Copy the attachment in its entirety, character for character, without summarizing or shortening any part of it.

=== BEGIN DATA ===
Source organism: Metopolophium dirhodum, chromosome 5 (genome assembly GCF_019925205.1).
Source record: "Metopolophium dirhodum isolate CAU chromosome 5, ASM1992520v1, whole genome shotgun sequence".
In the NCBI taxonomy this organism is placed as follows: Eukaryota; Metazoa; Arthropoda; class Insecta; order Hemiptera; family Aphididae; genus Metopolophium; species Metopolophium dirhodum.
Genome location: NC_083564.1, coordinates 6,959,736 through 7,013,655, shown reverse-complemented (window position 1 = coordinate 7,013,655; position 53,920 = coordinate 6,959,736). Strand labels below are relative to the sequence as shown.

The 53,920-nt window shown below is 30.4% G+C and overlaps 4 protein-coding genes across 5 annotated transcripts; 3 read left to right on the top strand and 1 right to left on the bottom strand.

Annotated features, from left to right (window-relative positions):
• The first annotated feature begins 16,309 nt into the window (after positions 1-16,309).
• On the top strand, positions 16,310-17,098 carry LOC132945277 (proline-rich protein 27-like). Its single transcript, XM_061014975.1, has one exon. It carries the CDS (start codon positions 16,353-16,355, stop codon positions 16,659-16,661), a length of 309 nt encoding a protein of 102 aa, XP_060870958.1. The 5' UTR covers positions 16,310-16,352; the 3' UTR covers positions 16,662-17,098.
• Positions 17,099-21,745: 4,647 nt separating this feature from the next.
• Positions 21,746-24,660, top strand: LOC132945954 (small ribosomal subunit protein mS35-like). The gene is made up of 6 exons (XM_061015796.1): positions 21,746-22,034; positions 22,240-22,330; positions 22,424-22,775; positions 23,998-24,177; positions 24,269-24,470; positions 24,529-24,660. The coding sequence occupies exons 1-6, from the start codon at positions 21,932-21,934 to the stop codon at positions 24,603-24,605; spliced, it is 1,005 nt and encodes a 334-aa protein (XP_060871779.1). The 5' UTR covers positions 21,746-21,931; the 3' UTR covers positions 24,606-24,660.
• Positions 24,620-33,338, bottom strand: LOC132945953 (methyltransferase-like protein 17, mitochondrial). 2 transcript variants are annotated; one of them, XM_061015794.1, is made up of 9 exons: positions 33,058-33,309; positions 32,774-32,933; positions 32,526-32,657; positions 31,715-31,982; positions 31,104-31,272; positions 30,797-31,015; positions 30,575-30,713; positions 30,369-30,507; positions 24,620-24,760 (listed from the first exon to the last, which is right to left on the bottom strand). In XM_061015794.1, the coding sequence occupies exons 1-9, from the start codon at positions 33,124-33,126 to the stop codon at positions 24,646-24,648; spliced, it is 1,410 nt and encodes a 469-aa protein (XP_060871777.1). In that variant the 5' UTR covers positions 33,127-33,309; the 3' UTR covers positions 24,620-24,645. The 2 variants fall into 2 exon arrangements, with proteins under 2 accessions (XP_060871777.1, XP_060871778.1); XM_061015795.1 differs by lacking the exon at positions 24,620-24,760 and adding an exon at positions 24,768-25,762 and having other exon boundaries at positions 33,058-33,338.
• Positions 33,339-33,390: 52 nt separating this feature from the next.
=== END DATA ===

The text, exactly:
Source organism: Metopolophium dirhodum, chromosome 5 (genome assembly GCF_019925205.1).
Source record: "Metopolophium dirhodum isolate CAU chromosome 5, ASM1992520v1, whole genome shotgun sequence".
In the NCBI taxonomy this organism is placed as follows: Eukaryota; Metazoa; Arthropoda; class Insecta; order Hemiptera; family Aphididae; genus Metopolophium; species Metopolophium dirhodum.
Genome location: NC_083564.1, coordinates 6,959,736 through 7,013,655, shown reverse-complemented (window position 1 = coordinate 7,013,655; position 53,920 = coordinate 6,959,736). Strand labels below are relative to the sequence as shown.

The 53,920-nt window shown below is 30.4% G+C and overlaps 4 protein-coding genes across 5 annotated transcripts; 3 read left to right on the top strand and 1 right to left on the bottom strand.

Annotated features, from left to right (window-relative positions):
• The first annotated feature begins 16,309 nt into the window (after positions 1-16,309).
• On the top strand, positions 16,310-17,098 carry LOC132945277 (proline-rich protein 27-like). Its single transcript, XM_061014975.1, has one exon. It carries the CDS (start codon positions 16,353-16,355, stop codon positions 16,659-16,661), a length of 309 nt encoding a protein of 102 aa, XP_060870958.1. The 5' UTR covers positions 16,310-16,352; the 3' UTR covers positions 16,662-17,098.
• Positions 17,099-21,745: 4,647 nt separating this feature from the next.
• Positions 21,746-24,660, top strand: LOC132945954 (small ribosomal subunit protein mS35-like). The gene is made up of 6 exons (XM_061015796.1): positions 21,746-22,034; positions 22,240-22,330; positions 22,424-22,775; positions 23,998-24,177; positions 24,269-24,470; positions 24,529-24,660. The coding sequence occupies exons 1-6, from the start codon at positions 21,932-21,934 to the stop codon at positions 24,603-24,605; spliced, it is 1,005 nt and encodes a 334-aa protein (XP_060871779.1). The 5' UTR covers positions 21,746-21,931; the 3' UTR covers positions 24,606-24,660.
• Positions 24,620-33,338, bottom strand: LOC132945953 (methyltransferase-like protein 17, mitochondrial). 2 transcript variants are annotated; one of them, XM_061015794.1, is made up of 9 exons: positions 33,058-33,309; positions 32,774-32,933; positions 32,526-32,657; positions 31,715-31,982; positions 31,104-31,272; positions 30,797-31,015; positions 30,575-30,713; positions 30,369-30,507; positions 24,620-24,760 (listed from the first exon to the last, which is right to left on the bottom strand). In XM_061015794.1, the coding sequence occupies exons 1-9, from the start codon at positions 33,124-33,126 to the stop codon at positions 24,646-24,648; spliced, it is 1,410 nt and encodes a 469-aa protein (XP_060871777.1). In that variant the 5' UTR covers positions 33,127-33,309; the 3' UTR covers positions 24,620-24,645. The 2 variants fall into 2 exon arrangements, with proteins under 2 accessions (XP_060871777.1, XP_060871778.1); XM_061015795.1 differs by lacking the exon at positions 24,620-24,760 and adding an exon at positions 24,768-25,762 and having other exon boundaries at positions 33,058-33,338.
• Positions 33,339-33,390: 52 nt separating this feature from the next.